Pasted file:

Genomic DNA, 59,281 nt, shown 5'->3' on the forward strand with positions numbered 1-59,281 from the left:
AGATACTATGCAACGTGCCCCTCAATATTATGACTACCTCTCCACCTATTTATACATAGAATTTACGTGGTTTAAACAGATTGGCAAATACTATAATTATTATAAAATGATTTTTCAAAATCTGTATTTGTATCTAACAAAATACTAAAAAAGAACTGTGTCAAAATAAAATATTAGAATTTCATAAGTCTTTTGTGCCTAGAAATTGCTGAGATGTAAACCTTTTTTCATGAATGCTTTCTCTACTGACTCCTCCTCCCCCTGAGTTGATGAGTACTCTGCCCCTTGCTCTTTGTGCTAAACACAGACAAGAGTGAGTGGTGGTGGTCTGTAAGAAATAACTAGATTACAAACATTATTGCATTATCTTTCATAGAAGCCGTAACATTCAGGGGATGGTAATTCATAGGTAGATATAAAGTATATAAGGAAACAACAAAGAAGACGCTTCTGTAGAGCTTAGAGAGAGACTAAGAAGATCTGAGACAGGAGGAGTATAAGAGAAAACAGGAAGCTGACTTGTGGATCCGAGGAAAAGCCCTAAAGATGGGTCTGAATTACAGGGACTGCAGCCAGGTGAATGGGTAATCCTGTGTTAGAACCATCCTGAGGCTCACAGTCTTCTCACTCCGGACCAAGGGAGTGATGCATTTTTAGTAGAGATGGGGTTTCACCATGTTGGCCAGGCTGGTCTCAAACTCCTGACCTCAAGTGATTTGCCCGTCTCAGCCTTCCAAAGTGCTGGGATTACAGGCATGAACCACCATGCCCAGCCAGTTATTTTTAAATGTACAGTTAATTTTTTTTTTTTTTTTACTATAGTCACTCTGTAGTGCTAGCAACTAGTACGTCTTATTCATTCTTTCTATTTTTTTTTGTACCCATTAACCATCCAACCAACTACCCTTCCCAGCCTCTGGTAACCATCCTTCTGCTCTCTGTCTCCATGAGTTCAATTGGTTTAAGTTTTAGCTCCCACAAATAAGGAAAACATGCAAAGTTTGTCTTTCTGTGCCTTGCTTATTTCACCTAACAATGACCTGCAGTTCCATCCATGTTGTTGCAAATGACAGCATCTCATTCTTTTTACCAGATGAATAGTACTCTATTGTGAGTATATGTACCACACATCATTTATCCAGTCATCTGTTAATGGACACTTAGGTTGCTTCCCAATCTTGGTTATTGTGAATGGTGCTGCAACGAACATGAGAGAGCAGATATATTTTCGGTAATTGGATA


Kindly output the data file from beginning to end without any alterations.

Genomic DNA, 59,281 nt, shown 5'->3' on the forward strand with positions numbered 1-59,281 from the left:
AGATACTATGCAACGTGCCCCTCAATATTATGACTACCTCTCCACCTATTTATACATAGAATTTACGTGGTTTAAACAGATTGGCAAATACTATAATTATTATAAAATGATTTTTCAAAATCTGTATTTGTATCTAACAAAATACTAAAAAAGAACTGTGTCAAAATAAAATATTAGAATTTCATAAGTCTTTTGTGCCTAGAAATTGCTGAGATGTAAACCTTTTTTCATGAATGCTTTCTCTACTGACTCCTCCTCCCCCTGAGTTGATGAGTACTCTGCCCCTTGCTCTTTGTGCTAAACACAGACAAGAGTGAGTGGTGGTGGTCTGTAAGAAATAACTAGATTACAAACATTATTGCATTATCTTTCATAGAAGCCGTAACATTCAGGGGATGGTAATTCATAGGTAGATATAAAGTATATAAGGAAACAACAAAGAAGACGCTTCTGTAGAGCTTAGAGAGAGACTAAGAAGATCTGAGACAGGAGGAGTATAAGAGAAAACAGGAAGCTGACTTGTGGATCCGAGGAAAAGCCCTAAAGATGGGTCTGAATTACAGGGACTGCAGCCAGGTGAATGGGTAATCCTGTGTTAGAACCATCCTGAGGCTCACAGTCTTCTCACTCCGGACCAAGGGAGTGATGCATTTTTAGTAGAGATGGGGTTTCACCATGTTGGCCAGGCTGGTCTCAAACTCCTGACCTCAAGTGATTTGCCCGTCTCAGCCTTCCAAAGTGCTGGGATTACAGGCATGAACCACCATGCCCAGCCAGTTATTTTTAAATGTACAGTTAATTTTTTTTTTTTTTTTACTATAGTCACTCTGTAGTGCTAGCAACTAGTACGTCTTATTCATTCTTTCTATTTTTTTTTGTACCCATTAACCATCCAACCAACTACCCTTCCCAGCCTCTGGTAACCATCCTTCTGCTCTCTGTCTCCATGAGTTCAATTGGTTTAAGTTTTAGCTCCCACAAATAAGGAAAACATGCAAAGTTTGTCTTTCTGTGCCTTGCTTATTTCACCTAACAATGACCTGCAGTTCCATCCATGTTGTTGCAAATGACAGCATCTCATTCTTTTTACCAGATGAATAGTACTCTATTGTGAGTATATGTACCACACATCATTTATCCAGTCATCTGTTAATGGACACTTAGGTTGCTTCCCAATCTTGGTTATTGTGAATGGTGCTGCAACGAACATGAGAGAGCAGATATATTTTCGGTAATTGGATA